The Ditchwalk Book Club is reading and discussing Rust Hills’ seminal work, Writing in General and the Short Story in Particular. Announcement here. Overview here. Tag here.
The full title of this section is Fixed Action, as against Moving Action. The premise of the section is that human behavior patterns are revealing, and I think everyone would agree with that. In fact, whenever I read this section I find my head bobbing happily along in agreement for the first two pages, even as I feel a bit of discomfort that Hills seems to know me too well. Then, suddenly, I’m brought up short by the following sentence:
But just the opposite is true in fiction.
As many times as I’ve read Hills’ book you would think I wouldn’t have the same ‘Wait…what?’ moment, but I do. The reason for the disconnect is that after Hills spends two pages talking about reality he suddenly switches point of view to talk about the contrivance we call fiction. In order to make the same point-of-view switch I remind myself that looking at life and drawing lessons from life requires observation, while creating fiction requires construction. As a fiction writer it’s not enough to notice that something exists or that it’s true, you have to know how to evoke and shape that aspect of reality through craft and technique.
It’s a point Hills gets to himself a moment later, when he says:
Patterned behavior is useful in establishing characterization because it is illustrative action that shows what a character is like.
The critical word in that sentence is “establishing.” When you set out to tell a story you’ve got to establish a reality before you can alter that reality. My own craft word for this is preparation, and I think it’s the true engine of storytelling force. When Hills talks about fixed action he’s talking about the behavior patterns that exist as your story begins, the narrative reality those patterns establish, and how all of that prepares for the moving action of the plot.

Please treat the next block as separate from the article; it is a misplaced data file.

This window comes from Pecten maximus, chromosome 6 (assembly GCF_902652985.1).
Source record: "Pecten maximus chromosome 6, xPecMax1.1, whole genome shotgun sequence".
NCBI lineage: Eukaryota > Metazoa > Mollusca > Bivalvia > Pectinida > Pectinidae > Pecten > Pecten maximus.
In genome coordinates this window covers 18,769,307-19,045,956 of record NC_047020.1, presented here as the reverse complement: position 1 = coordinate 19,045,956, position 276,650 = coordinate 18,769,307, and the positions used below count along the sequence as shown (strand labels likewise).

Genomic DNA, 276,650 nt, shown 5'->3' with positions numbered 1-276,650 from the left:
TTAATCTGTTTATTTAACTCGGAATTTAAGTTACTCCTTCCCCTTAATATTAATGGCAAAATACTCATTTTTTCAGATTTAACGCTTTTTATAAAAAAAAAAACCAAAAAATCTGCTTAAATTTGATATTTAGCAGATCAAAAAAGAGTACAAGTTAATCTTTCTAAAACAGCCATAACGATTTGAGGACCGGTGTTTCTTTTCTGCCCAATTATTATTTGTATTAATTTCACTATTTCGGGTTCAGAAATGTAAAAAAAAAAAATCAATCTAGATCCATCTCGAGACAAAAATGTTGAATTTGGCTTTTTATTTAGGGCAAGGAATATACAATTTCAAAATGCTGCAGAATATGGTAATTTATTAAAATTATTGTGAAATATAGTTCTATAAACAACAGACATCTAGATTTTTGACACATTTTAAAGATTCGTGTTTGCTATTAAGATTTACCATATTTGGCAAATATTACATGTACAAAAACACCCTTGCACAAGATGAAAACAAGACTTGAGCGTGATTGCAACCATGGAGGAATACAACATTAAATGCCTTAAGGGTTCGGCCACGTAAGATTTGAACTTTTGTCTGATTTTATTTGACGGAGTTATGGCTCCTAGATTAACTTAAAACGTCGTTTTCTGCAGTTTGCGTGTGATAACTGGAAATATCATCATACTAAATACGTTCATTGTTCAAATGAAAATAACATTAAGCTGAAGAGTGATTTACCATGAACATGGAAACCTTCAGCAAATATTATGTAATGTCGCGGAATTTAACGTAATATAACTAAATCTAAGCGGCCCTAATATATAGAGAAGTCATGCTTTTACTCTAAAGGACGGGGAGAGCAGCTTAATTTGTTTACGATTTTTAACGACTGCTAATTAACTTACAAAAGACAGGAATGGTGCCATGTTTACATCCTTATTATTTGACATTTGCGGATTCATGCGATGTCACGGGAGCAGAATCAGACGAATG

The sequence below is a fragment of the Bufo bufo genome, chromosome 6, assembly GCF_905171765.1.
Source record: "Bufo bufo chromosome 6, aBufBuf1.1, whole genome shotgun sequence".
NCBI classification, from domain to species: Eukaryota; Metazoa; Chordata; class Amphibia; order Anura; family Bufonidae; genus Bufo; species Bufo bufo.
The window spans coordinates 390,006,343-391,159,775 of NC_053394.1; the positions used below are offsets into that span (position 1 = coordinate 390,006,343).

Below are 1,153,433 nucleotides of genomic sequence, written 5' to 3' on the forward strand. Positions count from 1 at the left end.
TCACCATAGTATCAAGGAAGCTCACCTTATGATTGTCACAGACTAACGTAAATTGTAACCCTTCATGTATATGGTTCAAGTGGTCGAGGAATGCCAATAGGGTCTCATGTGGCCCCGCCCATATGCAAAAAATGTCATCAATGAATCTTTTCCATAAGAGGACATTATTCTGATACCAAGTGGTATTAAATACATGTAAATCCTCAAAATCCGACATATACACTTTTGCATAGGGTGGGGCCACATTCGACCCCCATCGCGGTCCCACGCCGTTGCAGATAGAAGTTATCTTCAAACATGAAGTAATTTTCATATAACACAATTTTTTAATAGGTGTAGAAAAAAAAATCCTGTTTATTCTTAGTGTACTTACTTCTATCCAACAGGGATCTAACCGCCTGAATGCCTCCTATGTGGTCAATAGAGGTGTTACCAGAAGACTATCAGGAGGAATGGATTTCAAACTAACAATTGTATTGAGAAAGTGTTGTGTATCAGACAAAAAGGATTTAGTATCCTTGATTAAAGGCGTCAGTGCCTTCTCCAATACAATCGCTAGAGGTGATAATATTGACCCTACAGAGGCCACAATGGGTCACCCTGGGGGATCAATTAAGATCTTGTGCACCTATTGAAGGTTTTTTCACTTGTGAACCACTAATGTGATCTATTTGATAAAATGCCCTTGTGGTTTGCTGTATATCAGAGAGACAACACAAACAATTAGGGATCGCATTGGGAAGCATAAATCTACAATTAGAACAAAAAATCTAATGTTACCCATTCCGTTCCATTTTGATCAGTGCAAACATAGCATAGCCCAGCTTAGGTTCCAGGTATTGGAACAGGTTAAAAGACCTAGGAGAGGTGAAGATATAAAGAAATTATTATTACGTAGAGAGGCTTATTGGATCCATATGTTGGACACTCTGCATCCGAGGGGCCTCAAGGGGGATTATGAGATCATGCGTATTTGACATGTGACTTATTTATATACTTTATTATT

Now, we’ve all read books or seen movies where what’s established is threadbare or cliche. Hills isn’t advocating obviousness, he’s simply pointing out that there’s a relationship between the fixed action as a story begins and the moving action that defines that particular story. It’s a small point, and one I caution you to reign in rather than run with. Storytelling gurus love to talk about motivation and how plots can be motivated by character actions (including behavior patterns), but that’s not where Hills is going. Establishing fixed action is not the equivalent of a backstory in which your protagonist’s mother/brother/partner was killed.
Having said that, I’m convinced that a great deal of what’s wrong with many stories — both literary and mass-market — is a lack of adequate preparation. Fixed action is not a punishment that you must protect the reader from, nor is it an obligation you should meet as quickly as possible. If you are a good writer you should be able to entertain and interest the reader without resorting to stupendous plot events or cheap motivations in the first five (or even fifty) pages. Yes, the reader should have some idea where you’re going. Yes, if you’re writing genre fiction you should meet genre expectations. But none of that dictates that you do so poorly or in a boring way.
Authorial skill is measured as much or more by the moments between key plot turns as by those events. Likewise, the emotive power of your story will be felt as much or more by your ability to breathe life into the fixed actions of your characters as it will be driven by the moving action of your plot. If that wasn’t true you could always make your story better or more exciting by blowing up more buildings or adding more sex.
Fixed action — the reality that exists in your characters and their world when your story begins — is the foundation of everything that follows. If that foundation is shaky, nonsensical or cliche the downstream effect of that faulty preparation will be hard to overcome. The damage will also be hard to detect because it won’t necessarily show up in ways that can be directly observed, even as your climax falters or a character falls flat. Very few readers (including professional editors) will be able to trace this kind of weakness back to its source, which means it’s all the more important to take responsibility for establishing a solid foundation yourself. You may be the only person who ever knows how your story works, but every reader will benefit from your efforts.
Next up: As the Story Begins and Ends.
— Mark Barrett
Comment Policy: Ditchwalk is a wild place, but not without tending. On-topic comments are welcomed, appreciated and preserved. Off-topic or noxious comments are, like invasive species, weeded out.